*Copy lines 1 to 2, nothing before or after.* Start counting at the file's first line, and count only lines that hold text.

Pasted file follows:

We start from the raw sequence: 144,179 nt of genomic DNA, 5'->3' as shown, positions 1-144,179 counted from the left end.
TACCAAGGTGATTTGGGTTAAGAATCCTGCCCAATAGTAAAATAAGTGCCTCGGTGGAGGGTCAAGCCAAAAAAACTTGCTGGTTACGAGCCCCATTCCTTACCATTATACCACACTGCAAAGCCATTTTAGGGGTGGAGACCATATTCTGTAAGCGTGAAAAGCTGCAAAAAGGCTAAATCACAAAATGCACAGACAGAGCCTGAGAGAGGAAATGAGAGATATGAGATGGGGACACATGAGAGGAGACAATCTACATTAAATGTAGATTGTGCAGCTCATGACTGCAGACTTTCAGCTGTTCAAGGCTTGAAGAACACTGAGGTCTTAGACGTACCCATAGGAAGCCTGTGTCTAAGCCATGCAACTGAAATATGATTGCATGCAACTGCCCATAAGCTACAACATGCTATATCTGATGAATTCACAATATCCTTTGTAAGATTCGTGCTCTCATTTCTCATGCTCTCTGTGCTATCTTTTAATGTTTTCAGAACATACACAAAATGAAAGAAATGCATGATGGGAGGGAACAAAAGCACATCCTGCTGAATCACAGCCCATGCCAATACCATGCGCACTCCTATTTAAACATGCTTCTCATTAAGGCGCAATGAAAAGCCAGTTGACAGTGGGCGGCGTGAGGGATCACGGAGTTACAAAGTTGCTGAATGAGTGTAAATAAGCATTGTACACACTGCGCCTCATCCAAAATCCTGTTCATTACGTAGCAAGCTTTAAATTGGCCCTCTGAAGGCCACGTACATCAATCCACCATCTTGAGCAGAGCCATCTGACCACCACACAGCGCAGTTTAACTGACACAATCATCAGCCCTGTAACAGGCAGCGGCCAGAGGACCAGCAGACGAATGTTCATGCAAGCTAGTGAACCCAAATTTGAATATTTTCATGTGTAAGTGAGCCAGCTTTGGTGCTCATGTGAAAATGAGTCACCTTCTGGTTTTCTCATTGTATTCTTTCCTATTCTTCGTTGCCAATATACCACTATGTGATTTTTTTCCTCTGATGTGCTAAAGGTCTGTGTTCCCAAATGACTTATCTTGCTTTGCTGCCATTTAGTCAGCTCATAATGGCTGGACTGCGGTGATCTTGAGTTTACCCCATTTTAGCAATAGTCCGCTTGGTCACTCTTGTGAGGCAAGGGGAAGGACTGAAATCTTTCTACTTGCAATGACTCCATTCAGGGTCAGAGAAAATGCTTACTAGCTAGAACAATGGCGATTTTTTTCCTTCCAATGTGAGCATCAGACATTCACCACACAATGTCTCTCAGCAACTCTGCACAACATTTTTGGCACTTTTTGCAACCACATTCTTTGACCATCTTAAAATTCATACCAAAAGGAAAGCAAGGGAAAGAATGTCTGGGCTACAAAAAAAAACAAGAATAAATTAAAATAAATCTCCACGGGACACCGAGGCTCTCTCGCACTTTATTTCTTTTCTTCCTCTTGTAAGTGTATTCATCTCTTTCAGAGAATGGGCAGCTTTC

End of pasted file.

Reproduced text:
We start from the raw sequence: 144,179 nt of genomic DNA, 5'->3' as shown, positions 1-144,179 counted from the left end.
TACCAAGGTGATTTGGGTTAAGAATCCTGCCCAATAGTAAAATAAGTGCCTCGGTGGAGGGTCAAGCCAAAAAAACTTGCTGGTTACGAGCCCCATTCCTTACCATTATACCACACTGCAAAGCCATTTTAGGGGTGGAGACCATATTCTGTAAGCGTGAAAAGCTGCAAAAAGGCTAAATCACAAAATGCACAGACAGAGCCTGAGAGAGGAAATGAGAGATATGAGATGGGGACACATGAGAGGAGACAATCTACATTAAATGTAGATTGTGCAGCTCATGACTGCAGACTTTCAGCTGTTCAAGGCTTGAAGAACACTGAGGTCTTAGACGTACCCATAGGAAGCCTGTGTCTAAGCCATGCAACTGAAATATGATTGCATGCAACTGCCCATAAGCTACAACATGCTATATCTGATGAATTCACAATATCCTTTGTAAGATTCGTGCTCTCATTTCTCATGCTCTCTGTGCTATCTTTTAATGTTTTCAGAACATACACAAAATGAAAGAAATGCATGATGGGAGGGAACAAAAGCACATCCTGCTGAATCACAGCCCATGCCAATACCATGCGCACTCCTATTTAAACATGCTTCTCATTAAGGCGCAATGAAAAGCCAGTTGACAGTGGGCGGCGTGAGGGATCACGGAGTTACAAAGTTGCTGAATGAGTGTAAATAAGCATTGTACACACTGCGCCTCATCCAAAATCCTGTTCATTACGTAGCAAGCTTTAAATTGGCCCTCTGAAGGCCACGTACATCAATCCACCATCTTGAGCAGAGCCATCTGACCACCACACAGCGCAGTTTAACTGACACAATCATCAGCCCTGTAACAGGCAGCGGCCAGAGGACCAGCAGACGAATGTTCATGCAAGCTAGTGAACCCAAATTTGAATATTTTCATGTGTAAGTGAGCCAGCTTTGGTGCTCATGTGAAAATGAGTCACCTTCTGGTTTTCTCATTGTATTCTTTCCTATTCTTCGTTGCCAATATACCACTATGTGATTTTTTTCCTCTGATGTGCTAAAGGTCTGTGTTCCCAAATGACTTATCTTGCTTTGCTGCCATTTAGTCAGCTCATAATGGCTGGACTGCGGTGATCTTGAGTTTACCCCATTTTAGCAATAGTCCGCTTGGTCACTCTTGTGAGGCAAGGGGAAGGACTGAAATCTTTCTACTTGCAATGACTCCATTCAGGGTCAGAGAAAATGCTTACTAGCTAGAACAATGGCGATTTTTTTCCTTCCAATGTGAGCATCAGACATTCACCACACAATGTCTCTCAGCAACTCTGCACAACATTTTTGGCACTTTTTGCAACCACATTCTTTGACCATCTTAAAATTCATACCAAAAGGAAAGCAAGGGAAAGAATGTCTGGGCTACAAAAAAAAACAAGAATAAATTAAAATAAATCTCCACGGGACACCGAGGCTCTCTCGCACTTTATTTCTTTTCTTCCTCTTGTAAGTGTATTCATCTCTTTCAGAGAATGGGCAGCTTTC